And other immigration stories
You might remember Scorsese’s mother from the hilarious dinner scene in “Goodfellas”, shown below, where she plays Joe Pesci’s mother. That’s Scorsese’s real mom, and she’s amazing. She also plays a small part in “Casino”. (I didn’t realize it before, but Scorsese’s father also has a brief cameo in “Goodfellas”, as Vinnie, a prisoner cooking tomato sauce.)
But if you want to see more of Scorsese’s parents, I recommend watching “Italianamerican”, which I just watched. It is a short documentary (less than 50 minutes long) made by Martin Scorsese in 1974 about his parents. Basically it’s just a home movie of him having dinner with his parents and asking them questions about their background.
Many people bitch and moan about massive immigration today — including me. But it is important to understand the differences between immigration back then and now. The Italians, while very poor at the beginning, worked hard to integrate and to improve their lives, and eventually their children and grandchildren became completely assimilated to the new way of life, and, in many ways, were more “American” than “Italian”.
My own grandparents had similar experiences. My great-grandmother came from Italy, only not from Sicily but from Lombardy, and to Argentina instead of to the U.S. But her parents were poor, illiterate peasants, who thought they would find a better life on the other side of the Atlantic. She arrived in Argentina when she was only 5. About a decade later, just 17, she was already married and working as a seamstress, and at 18 she had her first child. The second one, a year later, was my grandmother.
What is the difference with the current migration wave? Well, for one, the ones coming now are mostly non-white people migrating to white countries, so it’s a reverse process of colonization. Also, in the case of Europe, they are mostly Muslim, so it’s a different religion and culture which makes assimilation harder. In fact, considering the numbers, you might even ask — who is “assimilating” to whom, in the end?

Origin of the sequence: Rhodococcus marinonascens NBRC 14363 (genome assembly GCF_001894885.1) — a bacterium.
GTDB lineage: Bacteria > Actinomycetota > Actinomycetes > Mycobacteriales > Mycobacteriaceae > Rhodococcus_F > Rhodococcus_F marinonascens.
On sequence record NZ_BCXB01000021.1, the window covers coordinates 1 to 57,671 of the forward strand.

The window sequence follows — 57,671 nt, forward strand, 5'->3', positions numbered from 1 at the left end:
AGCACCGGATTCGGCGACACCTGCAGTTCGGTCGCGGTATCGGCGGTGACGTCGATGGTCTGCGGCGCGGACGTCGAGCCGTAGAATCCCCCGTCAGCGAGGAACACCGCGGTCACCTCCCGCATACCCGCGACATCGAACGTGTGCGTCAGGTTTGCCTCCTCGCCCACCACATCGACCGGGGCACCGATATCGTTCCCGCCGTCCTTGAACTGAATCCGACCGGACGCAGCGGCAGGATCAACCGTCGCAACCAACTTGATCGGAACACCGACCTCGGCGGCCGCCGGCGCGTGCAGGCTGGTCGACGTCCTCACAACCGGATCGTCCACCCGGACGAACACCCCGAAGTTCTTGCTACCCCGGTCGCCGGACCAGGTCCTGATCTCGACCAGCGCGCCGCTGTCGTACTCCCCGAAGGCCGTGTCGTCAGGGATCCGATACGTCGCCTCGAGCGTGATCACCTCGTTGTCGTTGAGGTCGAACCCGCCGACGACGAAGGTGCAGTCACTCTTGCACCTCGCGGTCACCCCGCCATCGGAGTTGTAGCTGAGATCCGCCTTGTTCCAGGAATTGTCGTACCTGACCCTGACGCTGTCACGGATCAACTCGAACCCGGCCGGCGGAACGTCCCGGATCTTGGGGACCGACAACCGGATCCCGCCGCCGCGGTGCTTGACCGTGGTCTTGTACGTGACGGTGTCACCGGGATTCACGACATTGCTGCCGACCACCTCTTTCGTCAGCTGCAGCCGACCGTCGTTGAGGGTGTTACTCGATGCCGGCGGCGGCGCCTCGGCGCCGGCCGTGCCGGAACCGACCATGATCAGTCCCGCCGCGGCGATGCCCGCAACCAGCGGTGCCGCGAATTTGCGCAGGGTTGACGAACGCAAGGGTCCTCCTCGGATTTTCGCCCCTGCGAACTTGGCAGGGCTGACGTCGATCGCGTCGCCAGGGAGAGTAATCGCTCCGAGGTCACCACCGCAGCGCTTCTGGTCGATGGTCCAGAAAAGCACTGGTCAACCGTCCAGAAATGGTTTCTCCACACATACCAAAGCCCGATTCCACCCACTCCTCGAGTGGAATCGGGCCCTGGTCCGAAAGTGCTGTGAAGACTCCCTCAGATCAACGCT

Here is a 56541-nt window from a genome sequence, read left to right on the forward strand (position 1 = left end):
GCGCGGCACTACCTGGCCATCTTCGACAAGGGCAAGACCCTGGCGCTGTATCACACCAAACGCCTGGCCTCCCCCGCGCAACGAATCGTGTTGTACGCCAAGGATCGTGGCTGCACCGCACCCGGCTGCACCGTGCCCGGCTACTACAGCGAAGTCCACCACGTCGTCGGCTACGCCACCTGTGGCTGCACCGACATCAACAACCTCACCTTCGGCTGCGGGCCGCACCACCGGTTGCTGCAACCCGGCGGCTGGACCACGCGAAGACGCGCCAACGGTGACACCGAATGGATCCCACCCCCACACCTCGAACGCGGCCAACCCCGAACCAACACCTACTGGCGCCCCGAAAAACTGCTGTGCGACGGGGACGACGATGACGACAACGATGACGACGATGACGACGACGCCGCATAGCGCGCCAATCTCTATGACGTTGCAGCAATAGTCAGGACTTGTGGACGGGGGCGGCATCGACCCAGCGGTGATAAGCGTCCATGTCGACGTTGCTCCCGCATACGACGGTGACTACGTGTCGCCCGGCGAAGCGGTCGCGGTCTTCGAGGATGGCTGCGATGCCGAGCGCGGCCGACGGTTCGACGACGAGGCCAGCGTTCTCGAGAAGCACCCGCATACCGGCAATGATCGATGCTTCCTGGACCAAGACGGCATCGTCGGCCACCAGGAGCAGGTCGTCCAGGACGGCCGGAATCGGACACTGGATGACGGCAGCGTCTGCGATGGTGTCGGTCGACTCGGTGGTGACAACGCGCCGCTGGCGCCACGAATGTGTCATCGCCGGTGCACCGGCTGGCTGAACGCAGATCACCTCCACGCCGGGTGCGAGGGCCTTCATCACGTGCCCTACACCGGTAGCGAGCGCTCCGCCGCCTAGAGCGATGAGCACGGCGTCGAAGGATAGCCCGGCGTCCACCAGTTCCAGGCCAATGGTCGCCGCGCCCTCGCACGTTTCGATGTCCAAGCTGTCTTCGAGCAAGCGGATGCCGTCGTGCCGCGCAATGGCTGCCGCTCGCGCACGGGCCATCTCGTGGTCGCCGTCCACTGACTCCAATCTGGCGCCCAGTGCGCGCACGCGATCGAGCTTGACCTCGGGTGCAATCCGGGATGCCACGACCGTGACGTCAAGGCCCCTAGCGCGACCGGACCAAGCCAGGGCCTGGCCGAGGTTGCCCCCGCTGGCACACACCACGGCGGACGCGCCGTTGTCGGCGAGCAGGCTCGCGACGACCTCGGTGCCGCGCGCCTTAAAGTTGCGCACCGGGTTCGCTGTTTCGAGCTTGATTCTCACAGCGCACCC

Besides that, previous immigrants had to work very hard to survive and lived in dire conditions. Scorsese’s mother tells us in the movie that at one time they were 14 people living in a small apartment with three rooms — the mother, the father, the uncle, the aunt, a nephew, and nine children. And, occasionally, they even took paying boarders too.
Current immigrants, on the other hand, have paid apartments or hotel rooms and receive welfare and other benefits, which is the main reason they are resented. Germany pays billions of euros every year to host refugees. And why? The excuse is that they are needed because of a supposed shortage of workers, but with the economy shrinking and automation taking over many jobs, it is unclear if they are really needed. Besides, as mentioned, many don’t even work and resort to criminal activities instead.
On one hand, the powers that be tell us that the world is overpopulated and that we’re destroying the planet with climate change. On the other hand, they tell us that developed countries need to receive a lot more people from Africa, Latin America and the Middle East, which will consume more resources. It doesn’t make sense, and there is not even any attempt to hide the contradictions in the discourse. Because it’s all just based on lies, and the real objectives are clearly not the ones stated.
In any case, this is a separate issue, which is unrelated to Scorsese’s film, which talks about a different time — about an America, a New York that, like the Europe of old, does not really exist anymore. Seen today, it is a nostalgic movie about what was and what could have been.
Plus, Scorsese’s parents are so genuine and funny that you could watch them for hours. The film is so intimate, it is like you were having dinner with them too. Only, unfortunately, you can’t taste the food, which must be amazing. (However, Scorsese’s mom secret sauce recipe is described in the credits, you might try that).
I recommend watching this little gem of a documentary, which is, at least for now, fully available on YouTube.